The Hunt for Nazi Spies: Fighting Espionage in Vichy France by Simon Kitson
From 1940 to 1942, French secret agents arrested more than 2,000 spies working for the Germans and executed dozens of them - despite the cooperation of the Vichy government announced…
The Hunt for Nazi Spies synopsis
From 1940 to 1942, French secret agents arrested more than 2,000 spies working for the Germans and executed dozens of them - despite the cooperation of the Vichy government announced with the Third Reich. In a previous chapter of the history of the Second World War, this narrow activity was the subject of "chasing Nazi spies," an account of the Vichy regime's attempts to preserve sovereignty while supporting the Nazi occupiers.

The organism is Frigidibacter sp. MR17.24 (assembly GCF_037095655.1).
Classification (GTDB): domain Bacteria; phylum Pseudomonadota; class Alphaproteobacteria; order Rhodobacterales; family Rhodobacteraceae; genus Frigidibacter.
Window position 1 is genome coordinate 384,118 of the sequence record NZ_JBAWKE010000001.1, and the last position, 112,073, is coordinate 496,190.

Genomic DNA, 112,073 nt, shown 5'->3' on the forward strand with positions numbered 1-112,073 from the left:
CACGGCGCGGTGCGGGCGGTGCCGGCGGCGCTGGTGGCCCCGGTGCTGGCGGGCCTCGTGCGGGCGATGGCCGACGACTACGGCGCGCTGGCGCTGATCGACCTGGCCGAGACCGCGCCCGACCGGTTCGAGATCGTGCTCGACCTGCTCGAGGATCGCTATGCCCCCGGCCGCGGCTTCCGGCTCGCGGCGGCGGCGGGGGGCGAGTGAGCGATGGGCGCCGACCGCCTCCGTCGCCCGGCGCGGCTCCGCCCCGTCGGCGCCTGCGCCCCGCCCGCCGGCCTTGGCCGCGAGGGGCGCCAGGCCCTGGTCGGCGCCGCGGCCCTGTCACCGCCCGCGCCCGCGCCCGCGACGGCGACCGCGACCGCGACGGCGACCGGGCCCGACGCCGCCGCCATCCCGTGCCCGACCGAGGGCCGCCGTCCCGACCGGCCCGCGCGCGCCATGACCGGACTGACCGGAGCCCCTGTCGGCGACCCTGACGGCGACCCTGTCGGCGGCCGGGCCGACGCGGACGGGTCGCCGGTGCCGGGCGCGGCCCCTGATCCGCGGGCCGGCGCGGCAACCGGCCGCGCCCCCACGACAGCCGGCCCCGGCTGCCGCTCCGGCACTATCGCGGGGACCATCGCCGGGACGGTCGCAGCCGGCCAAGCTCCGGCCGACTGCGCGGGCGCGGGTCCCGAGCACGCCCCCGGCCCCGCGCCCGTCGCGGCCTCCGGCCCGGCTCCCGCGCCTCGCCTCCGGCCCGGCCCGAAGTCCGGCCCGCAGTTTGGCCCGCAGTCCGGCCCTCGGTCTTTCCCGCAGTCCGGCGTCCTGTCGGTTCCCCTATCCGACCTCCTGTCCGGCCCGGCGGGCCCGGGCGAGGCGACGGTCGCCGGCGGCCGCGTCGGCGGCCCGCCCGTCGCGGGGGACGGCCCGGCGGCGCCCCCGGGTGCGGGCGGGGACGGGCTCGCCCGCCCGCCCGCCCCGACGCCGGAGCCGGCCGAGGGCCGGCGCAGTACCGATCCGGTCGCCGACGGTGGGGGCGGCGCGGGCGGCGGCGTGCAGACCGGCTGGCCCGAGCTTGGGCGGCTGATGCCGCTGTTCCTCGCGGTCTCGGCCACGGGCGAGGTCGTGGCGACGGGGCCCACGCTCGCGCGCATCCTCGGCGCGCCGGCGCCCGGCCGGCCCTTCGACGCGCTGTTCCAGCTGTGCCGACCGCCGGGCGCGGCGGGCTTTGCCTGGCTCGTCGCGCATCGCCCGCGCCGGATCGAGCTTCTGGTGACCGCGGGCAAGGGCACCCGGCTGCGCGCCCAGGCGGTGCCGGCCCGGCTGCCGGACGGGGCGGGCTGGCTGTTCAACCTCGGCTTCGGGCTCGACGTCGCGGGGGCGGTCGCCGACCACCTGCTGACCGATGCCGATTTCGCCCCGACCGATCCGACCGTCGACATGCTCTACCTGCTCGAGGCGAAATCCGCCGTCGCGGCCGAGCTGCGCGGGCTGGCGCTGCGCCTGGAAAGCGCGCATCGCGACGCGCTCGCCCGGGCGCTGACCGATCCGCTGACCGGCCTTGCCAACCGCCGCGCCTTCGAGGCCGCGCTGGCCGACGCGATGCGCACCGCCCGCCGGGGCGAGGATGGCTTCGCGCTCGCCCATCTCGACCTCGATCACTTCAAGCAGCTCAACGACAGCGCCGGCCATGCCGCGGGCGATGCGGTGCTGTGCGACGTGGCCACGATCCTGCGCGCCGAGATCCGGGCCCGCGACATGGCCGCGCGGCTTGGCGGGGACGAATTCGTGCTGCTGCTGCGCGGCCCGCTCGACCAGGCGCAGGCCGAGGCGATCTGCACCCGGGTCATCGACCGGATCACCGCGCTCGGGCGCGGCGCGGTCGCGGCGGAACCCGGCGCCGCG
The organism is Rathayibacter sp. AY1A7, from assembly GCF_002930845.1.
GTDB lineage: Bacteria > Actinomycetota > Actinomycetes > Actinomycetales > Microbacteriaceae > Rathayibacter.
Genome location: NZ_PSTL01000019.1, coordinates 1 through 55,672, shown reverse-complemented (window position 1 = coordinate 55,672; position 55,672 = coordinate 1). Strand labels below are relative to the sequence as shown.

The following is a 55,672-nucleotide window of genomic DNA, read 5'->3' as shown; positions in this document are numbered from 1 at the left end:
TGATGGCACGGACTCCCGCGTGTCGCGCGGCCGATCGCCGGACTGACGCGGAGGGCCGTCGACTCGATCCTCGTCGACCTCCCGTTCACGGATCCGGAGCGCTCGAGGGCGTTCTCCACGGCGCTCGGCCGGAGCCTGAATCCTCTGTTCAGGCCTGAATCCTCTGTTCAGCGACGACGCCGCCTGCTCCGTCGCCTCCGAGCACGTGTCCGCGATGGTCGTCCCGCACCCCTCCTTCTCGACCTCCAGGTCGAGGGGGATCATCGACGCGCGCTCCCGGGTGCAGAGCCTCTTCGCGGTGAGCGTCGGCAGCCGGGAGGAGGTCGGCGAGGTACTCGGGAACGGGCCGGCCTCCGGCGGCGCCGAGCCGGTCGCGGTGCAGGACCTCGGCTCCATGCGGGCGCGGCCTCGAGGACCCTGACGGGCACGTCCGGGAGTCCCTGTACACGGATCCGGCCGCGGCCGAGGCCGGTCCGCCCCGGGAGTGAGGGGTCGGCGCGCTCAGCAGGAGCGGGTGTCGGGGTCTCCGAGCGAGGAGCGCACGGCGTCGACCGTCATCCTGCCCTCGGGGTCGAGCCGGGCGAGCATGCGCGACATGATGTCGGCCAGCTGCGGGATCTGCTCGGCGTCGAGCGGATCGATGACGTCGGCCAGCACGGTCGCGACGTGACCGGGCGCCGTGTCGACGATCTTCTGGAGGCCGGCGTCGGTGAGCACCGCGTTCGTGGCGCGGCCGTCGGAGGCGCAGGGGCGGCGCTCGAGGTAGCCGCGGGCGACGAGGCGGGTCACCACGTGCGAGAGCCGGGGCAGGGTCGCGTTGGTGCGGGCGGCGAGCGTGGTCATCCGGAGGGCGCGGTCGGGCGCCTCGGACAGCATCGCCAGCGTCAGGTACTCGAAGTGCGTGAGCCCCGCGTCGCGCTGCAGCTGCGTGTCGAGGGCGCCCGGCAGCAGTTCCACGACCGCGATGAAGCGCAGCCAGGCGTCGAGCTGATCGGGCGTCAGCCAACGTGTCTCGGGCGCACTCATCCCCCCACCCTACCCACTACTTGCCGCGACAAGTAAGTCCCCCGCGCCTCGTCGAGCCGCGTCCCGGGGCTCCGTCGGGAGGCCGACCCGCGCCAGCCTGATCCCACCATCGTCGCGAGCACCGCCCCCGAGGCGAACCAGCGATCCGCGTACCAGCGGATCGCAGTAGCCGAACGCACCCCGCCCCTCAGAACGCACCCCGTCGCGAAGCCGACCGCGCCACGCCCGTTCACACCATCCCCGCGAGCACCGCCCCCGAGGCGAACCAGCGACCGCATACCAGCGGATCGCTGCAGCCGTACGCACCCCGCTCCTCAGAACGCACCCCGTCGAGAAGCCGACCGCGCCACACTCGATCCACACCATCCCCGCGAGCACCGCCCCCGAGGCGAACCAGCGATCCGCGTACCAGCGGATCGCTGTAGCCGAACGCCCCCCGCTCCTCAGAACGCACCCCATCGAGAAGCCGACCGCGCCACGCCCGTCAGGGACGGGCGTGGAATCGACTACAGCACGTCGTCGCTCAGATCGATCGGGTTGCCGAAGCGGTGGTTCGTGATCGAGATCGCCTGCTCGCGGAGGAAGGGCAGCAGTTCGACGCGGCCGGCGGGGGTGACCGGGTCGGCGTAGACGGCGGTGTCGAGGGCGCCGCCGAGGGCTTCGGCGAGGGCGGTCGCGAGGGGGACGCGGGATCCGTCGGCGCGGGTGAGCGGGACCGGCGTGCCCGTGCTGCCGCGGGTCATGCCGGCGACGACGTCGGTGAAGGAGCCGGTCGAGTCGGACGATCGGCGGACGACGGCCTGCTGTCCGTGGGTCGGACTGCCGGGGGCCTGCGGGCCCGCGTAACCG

Simon Kitsson tells this remarkable story of his findings - the first by any historian - of the thousands of Vichy documents seized by the Nazis and the Soviets in turn, and returned to France only in the 1990s. His leading police operation reveals a paradox: a French government that has been hunting down left-wing activists and supporters of Charles de Gaulle's free French forces is also undermining the influence of German spies who were hunting down the same Gaulle and Resistance.
In the light of this apparent contradiction, Kitson does not deny that Vichy is committed to helping the Nazi cause, but it illuminates the complex agendas that characterized cooperation and show how it could have been anti-German and anti-diaspora. Combining accurate conclusions with dramatic stories about the lives of spies on both sides, The Hunt for Nazi Spies adds an important new dimension to our understanding of the French impasse under German occupation and the mysterious world of espionage in World War II..
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